Satellites in space without a propulsion system? Is it possible?

An expert study has recently suggested that the global propulsion systems market size is expected to soar to 19.97 billion in 2028 with a revenue growth rate of 14.6%.

This is happening as the cost of space launch missions continues to decrease with the space rush, i.e. increasing space effort and investment.

Propulsion system and need to dive:

Based on Newton’s third law of motion which states that every action must face an equal and opposite reaction, a propulsion system is responsible for producing enough thrust at the rear to push an object forward.

This can be achieved through a working gas or fluid, which is burned by the motors to generate an equivalent force on the motor. Nevertheless, different propulsion systems produce the required thrust in different ways.

Some aircraft may have chemical propulsion while others may have electric propulsion technology. For example, NASA has partnered with MagniX USA Inc. and GE Aviation (GE) to prepare for Electric Powertrain Flight Demonstration (EPFD) in its flights by 2035.

An engineer explains: “The successful completion of these tests has positioned us well for the continued development of a megawatt-class hybrid-electric propulsion system.”

There is even talk of solar propulsion, laser propulsion or nuclear propulsion.

A very unusual constituent in this breed is water. Electrolysis breaks down the water molecule into hydrogen and oxygen, which are then routed to the combustion chamber. This system is compact and affordable and can therefore be used on satellites of all sizes: large or small.

And although they all vary in their accomplishments, not all of these methods are devoid of drawbacks, and as a result, this area remains active in research and development.

“There are many technical challenges associated with building and testing hybrid-electric propulsion systems,” explains an administrator of a space center.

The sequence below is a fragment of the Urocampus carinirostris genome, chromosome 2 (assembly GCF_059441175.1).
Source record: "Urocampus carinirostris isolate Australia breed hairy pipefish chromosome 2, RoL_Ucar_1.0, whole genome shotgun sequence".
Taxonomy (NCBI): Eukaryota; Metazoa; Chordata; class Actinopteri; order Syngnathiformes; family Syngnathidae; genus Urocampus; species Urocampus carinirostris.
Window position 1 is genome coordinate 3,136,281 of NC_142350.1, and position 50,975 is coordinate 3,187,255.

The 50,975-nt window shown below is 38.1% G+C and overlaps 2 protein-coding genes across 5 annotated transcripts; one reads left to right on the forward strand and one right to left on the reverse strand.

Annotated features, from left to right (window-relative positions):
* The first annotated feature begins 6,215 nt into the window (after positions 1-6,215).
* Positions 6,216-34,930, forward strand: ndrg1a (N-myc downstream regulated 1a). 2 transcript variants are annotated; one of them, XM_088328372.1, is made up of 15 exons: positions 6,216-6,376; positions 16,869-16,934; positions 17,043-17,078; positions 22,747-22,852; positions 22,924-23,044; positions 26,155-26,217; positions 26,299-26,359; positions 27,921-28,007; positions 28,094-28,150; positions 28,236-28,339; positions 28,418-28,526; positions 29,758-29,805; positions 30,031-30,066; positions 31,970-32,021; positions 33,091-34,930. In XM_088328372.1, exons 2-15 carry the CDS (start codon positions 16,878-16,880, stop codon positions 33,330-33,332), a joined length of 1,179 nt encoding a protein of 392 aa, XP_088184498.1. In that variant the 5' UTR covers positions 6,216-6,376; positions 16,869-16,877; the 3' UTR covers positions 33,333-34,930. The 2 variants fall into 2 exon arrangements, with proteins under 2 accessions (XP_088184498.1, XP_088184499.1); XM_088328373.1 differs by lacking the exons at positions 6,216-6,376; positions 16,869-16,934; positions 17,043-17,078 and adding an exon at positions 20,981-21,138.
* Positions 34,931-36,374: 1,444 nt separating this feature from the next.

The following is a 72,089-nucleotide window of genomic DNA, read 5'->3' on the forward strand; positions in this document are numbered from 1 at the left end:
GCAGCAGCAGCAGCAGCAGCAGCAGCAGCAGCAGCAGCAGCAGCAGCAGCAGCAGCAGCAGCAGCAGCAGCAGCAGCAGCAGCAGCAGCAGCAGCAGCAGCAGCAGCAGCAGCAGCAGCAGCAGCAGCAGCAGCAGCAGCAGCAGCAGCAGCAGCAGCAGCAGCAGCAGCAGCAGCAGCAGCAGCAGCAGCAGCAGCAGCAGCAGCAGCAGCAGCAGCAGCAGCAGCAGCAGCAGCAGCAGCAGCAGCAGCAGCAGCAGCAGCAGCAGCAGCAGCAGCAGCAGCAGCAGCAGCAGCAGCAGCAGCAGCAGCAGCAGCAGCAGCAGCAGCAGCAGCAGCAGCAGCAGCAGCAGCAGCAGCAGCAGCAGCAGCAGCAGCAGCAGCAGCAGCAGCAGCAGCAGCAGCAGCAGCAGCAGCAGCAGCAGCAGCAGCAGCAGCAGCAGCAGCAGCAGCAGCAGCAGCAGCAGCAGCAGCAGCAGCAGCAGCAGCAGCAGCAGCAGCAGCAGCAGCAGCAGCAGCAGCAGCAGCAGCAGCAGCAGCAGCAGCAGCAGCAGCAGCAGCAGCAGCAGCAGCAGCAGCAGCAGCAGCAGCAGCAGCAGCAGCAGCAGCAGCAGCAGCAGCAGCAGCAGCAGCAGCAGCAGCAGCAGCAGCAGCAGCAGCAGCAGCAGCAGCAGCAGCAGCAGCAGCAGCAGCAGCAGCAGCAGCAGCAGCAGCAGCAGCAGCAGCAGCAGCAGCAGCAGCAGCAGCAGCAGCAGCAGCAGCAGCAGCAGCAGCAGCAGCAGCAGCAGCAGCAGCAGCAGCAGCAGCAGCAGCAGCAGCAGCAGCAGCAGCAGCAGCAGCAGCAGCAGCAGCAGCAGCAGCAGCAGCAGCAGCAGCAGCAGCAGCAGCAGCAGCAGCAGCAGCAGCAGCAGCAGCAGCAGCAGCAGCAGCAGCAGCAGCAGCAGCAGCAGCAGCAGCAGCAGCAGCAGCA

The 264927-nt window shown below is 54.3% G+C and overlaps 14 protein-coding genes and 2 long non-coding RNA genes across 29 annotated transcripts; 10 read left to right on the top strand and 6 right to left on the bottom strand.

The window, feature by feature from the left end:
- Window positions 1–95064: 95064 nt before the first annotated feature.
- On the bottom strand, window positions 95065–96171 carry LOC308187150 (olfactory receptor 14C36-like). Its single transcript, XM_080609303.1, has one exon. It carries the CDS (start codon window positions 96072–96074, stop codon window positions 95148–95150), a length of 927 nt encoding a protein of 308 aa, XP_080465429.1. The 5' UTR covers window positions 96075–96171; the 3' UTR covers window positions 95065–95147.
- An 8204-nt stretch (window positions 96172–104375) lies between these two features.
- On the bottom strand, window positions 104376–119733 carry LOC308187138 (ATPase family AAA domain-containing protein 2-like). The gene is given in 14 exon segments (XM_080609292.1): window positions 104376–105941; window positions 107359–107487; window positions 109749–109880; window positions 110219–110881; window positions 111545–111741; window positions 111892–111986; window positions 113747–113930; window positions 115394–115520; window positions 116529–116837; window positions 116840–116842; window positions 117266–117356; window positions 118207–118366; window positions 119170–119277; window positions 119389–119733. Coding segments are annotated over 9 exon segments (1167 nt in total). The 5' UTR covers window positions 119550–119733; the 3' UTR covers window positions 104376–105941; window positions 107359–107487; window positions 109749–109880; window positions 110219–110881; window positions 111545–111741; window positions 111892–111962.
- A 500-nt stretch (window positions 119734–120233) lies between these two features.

Can the propulsion systems be removed?

Along with a significant reduction in cost, if propulsion systems are removed, much of the mass of fuel satellites will also be reduced.

The realization of this probability has baffled even the best intellects on the planet. Recently, a group of three satellites each weighing about 70 kg named Red-Eye demonstrated how to move through space without any propulsion system.

What was so unexpected about this mission was their supposed launch from the International Space Station (ISS) due to which they were not allowed to carry their respective propulsion systems, especially due to non-negotiable security concerns.

The program manager explained how it happened. Spacecraft could be individually controlled from the ground using aerodynamic drag and thereby adjusting their respective solar arrays to rapidly traverse the atmosphere while circulating in low Earth orbit.

“With no propulsion at all and just by modulating our drag profile…they were able to pull them apart, bring them together and really just control that spacing,” He confirmed.

Aerodynamic Drag: The Driving Force in Space

It can be described as a force faced by an object moving through the atmosphere that can easily help manipulate and even maneuver any small satellite to perform certain tasks such as cross-link data transfer.

If not done correctly, it can cause satellites to deorbit in any normal scenario. A specially designed automation system can control this task appropriately in its own orbital space.

Why is this an important task?

Once done, projects can become relatively economical. The huge reliance on propulsion fuels and their alleged release of by-products directly challenges and undermines the sustainability aspect of these research-based efforts.

After all, sustainability becomes a far-fetched idea if humanity cannot gain independence from the need for fuel in any sphere.

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